IRELAND - Active management is unfairly maligned because of ballooning deficits, fearful trustees and the perceived risk reduction benefits of indexation, the Irish Association of Pensions Funds (IAPF) annual investment conference heard today.
William Killeen, associate director of equity management at Bank of Ireland Asset Management, advised delegates that successful active management could contribute to lower fund risk and produce superior returns in the long term.
According to Killeen, the key to superior returns is to take active stock positions in concentrated portfolios.
The current short-term focus being adopted by funds, while understandable, should not mask the return and investment risk benefits available from active managers with strong long term track records and proven investment philosophies, he said.
Michael Moloney, european director of investment strategy at Mercer Investment Consulting warned improved longevity and an environment of relatively low interest rates posed a major challenge to those responsible for pension funds to minimise further downside risk while trying to keep costs within manageable levels.
Many responsible for funds feel like they are running desperately up the sand dune of the minimum funding standard,” he commented.
Moloney added that new investment approaches, including liability driven investment solutions, needed to be developed to help fund trustees and sponsors “solve this unenviable dilemma”.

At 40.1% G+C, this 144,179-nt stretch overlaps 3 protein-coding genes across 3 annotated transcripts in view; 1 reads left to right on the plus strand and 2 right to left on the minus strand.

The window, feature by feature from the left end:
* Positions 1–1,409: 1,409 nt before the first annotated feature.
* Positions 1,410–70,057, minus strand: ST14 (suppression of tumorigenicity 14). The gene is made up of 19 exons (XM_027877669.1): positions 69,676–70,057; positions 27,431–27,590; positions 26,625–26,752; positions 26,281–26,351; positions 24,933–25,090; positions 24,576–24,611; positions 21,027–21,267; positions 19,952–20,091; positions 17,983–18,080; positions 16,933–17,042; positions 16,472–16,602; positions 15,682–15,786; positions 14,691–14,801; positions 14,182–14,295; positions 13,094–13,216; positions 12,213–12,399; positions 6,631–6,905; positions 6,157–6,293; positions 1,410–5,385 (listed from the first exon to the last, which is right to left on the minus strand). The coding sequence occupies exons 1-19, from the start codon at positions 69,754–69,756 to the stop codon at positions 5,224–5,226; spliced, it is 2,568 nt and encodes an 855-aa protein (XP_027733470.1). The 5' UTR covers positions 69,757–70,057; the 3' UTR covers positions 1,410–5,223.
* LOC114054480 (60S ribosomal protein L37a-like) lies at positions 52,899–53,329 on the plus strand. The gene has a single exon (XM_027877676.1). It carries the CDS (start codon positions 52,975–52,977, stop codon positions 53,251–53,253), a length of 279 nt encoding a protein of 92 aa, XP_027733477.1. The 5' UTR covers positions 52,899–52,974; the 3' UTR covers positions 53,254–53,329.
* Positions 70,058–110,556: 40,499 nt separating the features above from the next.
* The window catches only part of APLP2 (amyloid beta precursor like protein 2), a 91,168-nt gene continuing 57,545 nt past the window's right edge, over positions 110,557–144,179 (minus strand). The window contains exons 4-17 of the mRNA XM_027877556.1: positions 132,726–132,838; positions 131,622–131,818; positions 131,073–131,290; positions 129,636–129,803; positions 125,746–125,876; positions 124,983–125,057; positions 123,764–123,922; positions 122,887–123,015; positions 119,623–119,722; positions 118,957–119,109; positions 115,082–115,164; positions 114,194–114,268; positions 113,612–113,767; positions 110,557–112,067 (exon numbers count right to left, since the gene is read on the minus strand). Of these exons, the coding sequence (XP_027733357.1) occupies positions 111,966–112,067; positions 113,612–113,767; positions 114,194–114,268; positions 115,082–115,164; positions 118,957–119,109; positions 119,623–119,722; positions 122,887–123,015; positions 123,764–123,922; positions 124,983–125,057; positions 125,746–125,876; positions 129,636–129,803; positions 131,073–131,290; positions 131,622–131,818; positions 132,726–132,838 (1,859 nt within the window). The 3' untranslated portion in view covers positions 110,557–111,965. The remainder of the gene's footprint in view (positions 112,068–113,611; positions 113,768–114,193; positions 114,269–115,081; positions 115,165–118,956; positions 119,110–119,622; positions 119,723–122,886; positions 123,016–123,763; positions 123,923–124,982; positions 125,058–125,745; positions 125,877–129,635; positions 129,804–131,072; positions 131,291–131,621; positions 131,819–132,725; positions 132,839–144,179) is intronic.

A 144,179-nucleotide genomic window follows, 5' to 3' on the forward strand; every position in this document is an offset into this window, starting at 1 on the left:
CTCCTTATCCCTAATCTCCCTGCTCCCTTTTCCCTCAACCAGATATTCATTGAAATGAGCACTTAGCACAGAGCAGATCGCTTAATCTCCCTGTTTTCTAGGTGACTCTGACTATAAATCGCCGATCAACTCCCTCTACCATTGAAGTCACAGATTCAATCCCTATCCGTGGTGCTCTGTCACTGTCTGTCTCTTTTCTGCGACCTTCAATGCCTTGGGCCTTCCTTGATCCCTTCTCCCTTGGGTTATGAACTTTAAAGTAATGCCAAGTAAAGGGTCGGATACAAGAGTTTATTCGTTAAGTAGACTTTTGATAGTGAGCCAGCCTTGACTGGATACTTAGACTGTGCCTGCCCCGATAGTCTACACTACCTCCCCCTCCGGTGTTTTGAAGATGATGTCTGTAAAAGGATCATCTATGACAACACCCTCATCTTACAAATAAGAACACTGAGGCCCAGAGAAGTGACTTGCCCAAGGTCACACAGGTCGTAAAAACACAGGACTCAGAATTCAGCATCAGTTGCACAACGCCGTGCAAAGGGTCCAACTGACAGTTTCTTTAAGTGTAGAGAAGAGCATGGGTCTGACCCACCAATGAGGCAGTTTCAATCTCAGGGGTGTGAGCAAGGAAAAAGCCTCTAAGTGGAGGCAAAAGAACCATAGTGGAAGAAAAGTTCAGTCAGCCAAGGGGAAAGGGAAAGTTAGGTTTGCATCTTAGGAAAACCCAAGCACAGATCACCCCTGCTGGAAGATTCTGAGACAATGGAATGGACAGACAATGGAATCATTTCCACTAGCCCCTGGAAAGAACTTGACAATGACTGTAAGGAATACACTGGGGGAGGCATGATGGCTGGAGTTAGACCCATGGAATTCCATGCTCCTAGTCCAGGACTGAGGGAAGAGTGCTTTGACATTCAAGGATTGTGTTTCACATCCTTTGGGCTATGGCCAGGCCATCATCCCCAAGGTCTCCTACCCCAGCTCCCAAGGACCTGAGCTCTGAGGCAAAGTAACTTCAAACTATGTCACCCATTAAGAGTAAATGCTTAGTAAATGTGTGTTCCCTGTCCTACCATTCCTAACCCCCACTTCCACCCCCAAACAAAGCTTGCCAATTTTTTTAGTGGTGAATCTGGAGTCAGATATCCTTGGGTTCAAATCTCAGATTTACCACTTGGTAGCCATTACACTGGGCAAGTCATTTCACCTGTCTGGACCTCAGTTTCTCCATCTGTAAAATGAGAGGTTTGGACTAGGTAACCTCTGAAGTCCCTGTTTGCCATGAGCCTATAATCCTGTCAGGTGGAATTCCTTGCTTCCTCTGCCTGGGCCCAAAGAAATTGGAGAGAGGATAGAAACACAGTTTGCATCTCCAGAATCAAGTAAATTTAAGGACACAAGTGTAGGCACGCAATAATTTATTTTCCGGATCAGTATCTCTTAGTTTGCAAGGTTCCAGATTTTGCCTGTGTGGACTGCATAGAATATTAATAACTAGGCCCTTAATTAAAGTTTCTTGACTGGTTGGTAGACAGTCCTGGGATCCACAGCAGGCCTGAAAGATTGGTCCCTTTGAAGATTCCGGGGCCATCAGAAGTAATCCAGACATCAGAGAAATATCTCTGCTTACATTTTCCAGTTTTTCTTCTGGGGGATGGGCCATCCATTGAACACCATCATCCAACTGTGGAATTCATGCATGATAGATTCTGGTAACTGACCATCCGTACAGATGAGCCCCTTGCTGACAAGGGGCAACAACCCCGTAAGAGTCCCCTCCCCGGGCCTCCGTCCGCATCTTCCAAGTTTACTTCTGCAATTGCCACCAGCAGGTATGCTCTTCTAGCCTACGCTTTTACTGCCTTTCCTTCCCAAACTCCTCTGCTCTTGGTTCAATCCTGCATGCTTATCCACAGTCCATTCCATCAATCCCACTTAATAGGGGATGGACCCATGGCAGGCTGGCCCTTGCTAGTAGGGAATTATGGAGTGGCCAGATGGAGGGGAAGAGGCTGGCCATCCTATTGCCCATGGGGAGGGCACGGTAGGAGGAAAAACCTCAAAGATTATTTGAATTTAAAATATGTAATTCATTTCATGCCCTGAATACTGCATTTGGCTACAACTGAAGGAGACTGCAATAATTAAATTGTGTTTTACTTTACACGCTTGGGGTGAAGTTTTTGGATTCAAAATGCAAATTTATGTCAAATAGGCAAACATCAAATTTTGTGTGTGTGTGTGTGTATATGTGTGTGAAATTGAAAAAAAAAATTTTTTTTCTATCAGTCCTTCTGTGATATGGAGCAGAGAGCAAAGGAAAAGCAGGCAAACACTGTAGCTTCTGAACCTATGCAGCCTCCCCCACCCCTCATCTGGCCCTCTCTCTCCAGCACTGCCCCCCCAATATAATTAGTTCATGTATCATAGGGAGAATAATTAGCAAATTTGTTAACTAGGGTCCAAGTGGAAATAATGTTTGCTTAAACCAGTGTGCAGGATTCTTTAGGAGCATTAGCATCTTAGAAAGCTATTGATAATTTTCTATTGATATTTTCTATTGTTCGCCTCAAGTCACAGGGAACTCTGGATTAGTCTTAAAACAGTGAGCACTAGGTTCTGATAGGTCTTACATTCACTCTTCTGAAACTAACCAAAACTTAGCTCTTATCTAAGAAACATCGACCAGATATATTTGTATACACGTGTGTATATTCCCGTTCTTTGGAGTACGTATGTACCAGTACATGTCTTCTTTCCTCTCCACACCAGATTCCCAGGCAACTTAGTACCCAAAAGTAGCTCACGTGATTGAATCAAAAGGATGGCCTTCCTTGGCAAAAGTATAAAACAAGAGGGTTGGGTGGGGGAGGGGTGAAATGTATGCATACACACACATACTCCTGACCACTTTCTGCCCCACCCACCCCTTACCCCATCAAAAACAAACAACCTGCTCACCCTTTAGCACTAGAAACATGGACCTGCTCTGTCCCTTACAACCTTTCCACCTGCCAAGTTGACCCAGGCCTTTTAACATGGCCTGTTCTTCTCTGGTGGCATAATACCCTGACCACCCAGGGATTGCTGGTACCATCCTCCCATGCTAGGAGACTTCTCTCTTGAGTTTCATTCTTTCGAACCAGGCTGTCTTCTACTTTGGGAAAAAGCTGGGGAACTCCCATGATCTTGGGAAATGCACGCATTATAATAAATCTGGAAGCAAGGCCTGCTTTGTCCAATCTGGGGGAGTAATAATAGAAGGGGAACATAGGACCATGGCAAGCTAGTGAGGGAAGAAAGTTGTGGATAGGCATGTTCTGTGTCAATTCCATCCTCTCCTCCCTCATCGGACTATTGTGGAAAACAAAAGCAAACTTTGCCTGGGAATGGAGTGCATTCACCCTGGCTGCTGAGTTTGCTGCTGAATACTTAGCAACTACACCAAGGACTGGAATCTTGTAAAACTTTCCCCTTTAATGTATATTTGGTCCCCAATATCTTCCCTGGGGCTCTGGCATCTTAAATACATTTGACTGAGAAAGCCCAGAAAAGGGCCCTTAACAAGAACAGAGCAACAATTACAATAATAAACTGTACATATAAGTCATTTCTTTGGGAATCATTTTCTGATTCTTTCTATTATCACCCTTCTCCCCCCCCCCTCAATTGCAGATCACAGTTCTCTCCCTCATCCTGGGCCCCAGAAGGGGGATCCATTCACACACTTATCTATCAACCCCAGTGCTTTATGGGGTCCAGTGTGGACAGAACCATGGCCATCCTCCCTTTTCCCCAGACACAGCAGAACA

In related news, Seamus Brennan, minister for social and family affairs, has issued an International Women’s Day message warning working women to save more for their retirement.
”The final pensions coverage figures for 2005 show 618,000 men, or 54.2%, have an occupational or private pension compared with some 400,000, or 47.5%, of women,” he told a conference.
“When you take away those on public service pensions, then the picture is even bleaker. In other words, it is quite possible that only one third of working women outside the public service have pensions and many of these have pensions that are far from adequate.”
Brennan appealed to women with inadequate or non-existent pensions to consider putting at least some of their SSIA savings into planning for their security in later years.
By Lisa Haines
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